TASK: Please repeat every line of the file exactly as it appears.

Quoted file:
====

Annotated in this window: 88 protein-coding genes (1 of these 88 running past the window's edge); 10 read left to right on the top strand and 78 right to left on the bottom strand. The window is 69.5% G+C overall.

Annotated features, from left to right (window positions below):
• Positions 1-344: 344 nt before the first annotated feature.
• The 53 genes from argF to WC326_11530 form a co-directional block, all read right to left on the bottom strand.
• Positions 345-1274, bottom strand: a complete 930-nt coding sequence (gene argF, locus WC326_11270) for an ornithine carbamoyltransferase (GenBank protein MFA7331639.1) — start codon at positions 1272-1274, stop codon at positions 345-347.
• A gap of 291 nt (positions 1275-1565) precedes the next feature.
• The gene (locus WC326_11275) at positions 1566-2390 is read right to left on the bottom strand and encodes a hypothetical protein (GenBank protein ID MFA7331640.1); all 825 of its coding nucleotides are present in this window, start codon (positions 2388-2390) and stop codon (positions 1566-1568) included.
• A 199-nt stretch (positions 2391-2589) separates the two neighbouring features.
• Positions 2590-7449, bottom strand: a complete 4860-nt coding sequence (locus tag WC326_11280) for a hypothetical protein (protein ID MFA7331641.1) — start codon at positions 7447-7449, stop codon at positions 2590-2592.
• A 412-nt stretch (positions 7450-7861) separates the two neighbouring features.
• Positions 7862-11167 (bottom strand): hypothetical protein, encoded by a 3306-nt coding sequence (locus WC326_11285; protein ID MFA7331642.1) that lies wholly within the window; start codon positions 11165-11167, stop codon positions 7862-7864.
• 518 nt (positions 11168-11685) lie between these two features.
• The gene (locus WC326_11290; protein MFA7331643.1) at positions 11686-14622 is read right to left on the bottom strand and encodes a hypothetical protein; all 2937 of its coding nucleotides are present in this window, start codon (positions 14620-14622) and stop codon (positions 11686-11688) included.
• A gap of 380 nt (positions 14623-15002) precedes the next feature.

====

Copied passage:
Annotated in this window: 88 protein-coding genes (1 of these 88 running past the window's edge); 10 read left to right on the top strand and 78 right to left on the bottom strand. The window is 69.5% G+C overall.

Annotated features, from left to right (window positions below):
• Positions 1-344: 344 nt before the first annotated feature.
• The 53 genes from argF to WC326_11530 form a co-directional block, all read right to left on the bottom strand.
• Positions 345-1274, bottom strand: a complete 930-nt coding sequence (gene argF, locus WC326_11270) for an ornithine carbamoyltransferase (GenBank protein MFA7331639.1) — start codon at positions 1272-1274, stop codon at positions 345-347.
• A gap of 291 nt (positions 1275-1565) precedes the next feature.
• The gene (locus WC326_11275) at positions 1566-2390 is read right to left on the bottom strand and encodes a hypothetical protein (GenBank protein ID MFA7331640.1); all 825 of its coding nucleotides are present in this window, start codon (positions 2388-2390) and stop codon (positions 1566-1568) included.
• A 199-nt stretch (positions 2391-2589) separates the two neighbouring features.
• Positions 2590-7449, bottom strand: a complete 4860-nt coding sequence (locus tag WC326_11280) for a hypothetical protein (protein ID MFA7331641.1) — start codon at positions 7447-7449, stop codon at positions 2590-2592.
• A 412-nt stretch (positions 7450-7861) separates the two neighbouring features.
• Positions 7862-11167 (bottom strand): hypothetical protein, encoded by a 3306-nt coding sequence (locus WC326_11285; protein ID MFA7331642.1) that lies wholly within the window; start codon positions 11165-11167, stop codon positions 7862-7864.
• 518 nt (positions 11168-11685) lie between these two features.
• The gene (locus WC326_11290; protein MFA7331643.1) at positions 11686-14622 is read right to left on the bottom strand and encodes a hypothetical protein; all 2937 of its coding nucleotides are present in this window, start codon (positions 14620-14622) and stop codon (positions 11686-11688) included.
• A gap of 380 nt (positions 14623-15002) precedes the next feature.